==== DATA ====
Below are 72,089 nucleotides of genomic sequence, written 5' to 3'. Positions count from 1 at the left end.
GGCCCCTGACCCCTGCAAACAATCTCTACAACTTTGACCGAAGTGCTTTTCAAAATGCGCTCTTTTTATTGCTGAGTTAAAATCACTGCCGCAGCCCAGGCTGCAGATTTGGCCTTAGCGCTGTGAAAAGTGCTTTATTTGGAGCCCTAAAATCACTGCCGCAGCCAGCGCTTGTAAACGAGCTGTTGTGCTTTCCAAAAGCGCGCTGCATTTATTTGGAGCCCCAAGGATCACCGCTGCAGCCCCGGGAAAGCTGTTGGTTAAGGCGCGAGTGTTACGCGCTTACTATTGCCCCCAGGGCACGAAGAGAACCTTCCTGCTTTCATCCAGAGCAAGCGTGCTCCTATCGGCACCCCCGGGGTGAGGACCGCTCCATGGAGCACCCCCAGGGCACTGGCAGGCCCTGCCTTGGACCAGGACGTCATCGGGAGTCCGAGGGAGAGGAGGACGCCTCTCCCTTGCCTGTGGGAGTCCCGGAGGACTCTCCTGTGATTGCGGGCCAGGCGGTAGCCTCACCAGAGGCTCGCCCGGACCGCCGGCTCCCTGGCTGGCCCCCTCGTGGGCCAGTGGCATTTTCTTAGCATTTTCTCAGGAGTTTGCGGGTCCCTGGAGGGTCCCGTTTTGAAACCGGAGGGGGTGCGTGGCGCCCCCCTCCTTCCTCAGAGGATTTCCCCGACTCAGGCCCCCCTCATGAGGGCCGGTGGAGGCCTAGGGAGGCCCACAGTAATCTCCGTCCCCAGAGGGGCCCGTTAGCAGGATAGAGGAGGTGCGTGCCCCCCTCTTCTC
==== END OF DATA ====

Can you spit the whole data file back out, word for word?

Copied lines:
Below are 72,089 nucleotides of genomic sequence, written 5' to 3'. Positions count from 1 at the left end.
GGCCCCTGACCCCTGCAAACAATCTCTACAACTTTGACCGAAGTGCTTTTCAAAATGCGCTCTTTTTATTGCTGAGTTAAAATCACTGCCGCAGCCCAGGCTGCAGATTTGGCCTTAGCGCTGTGAAAAGTGCTTTATTTGGAGCCCTAAAATCACTGCCGCAGCCAGCGCTTGTAAACGAGCTGTTGTGCTTTCCAAAAGCGCGCTGCATTTATTTGGAGCCCCAAGGATCACCGCTGCAGCCCCGGGAAAGCTGTTGGTTAAGGCGCGAGTGTTACGCGCTTACTATTGCCCCCAGGGCACGAAGAGAACCTTCCTGCTTTCATCCAGAGCAAGCGTGCTCCTATCGGCACCCCCGGGGTGAGGACCGCTCCATGGAGCACCCCCAGGGCACTGGCAGGCCCTGCCTTGGACCAGGACGTCATCGGGAGTCCGAGGGAGAGGAGGACGCCTCTCCCTTGCCTGTGGGAGTCCCGGAGGACTCTCCTGTGATTGCGGGCCAGGCGGTAGCCTCACCAGAGGCTCGCCCGGACCGCCGGCTCCCTGGCTGGCCCCCTCGTGGGCCAGTGGCATTTTCTTAGCATTTTCTCAGGAGTTTGCGGGTCCCTGGAGGGTCCCGTTTTGAAACCGGAGGGGGTGCGTGGCGCCCCCCTCCTTCCTCAGAGGATTTCCCCGACTCAGGCCCCCCTCATGAGGGCCGGTGGAGGCCTAGGGAGGCCCACAGTAATCTCCGTCCCCAGAGGGGCCCGTTAGCAGGATAGAGGAGGTGCGTGCCCCCCTCTTCTC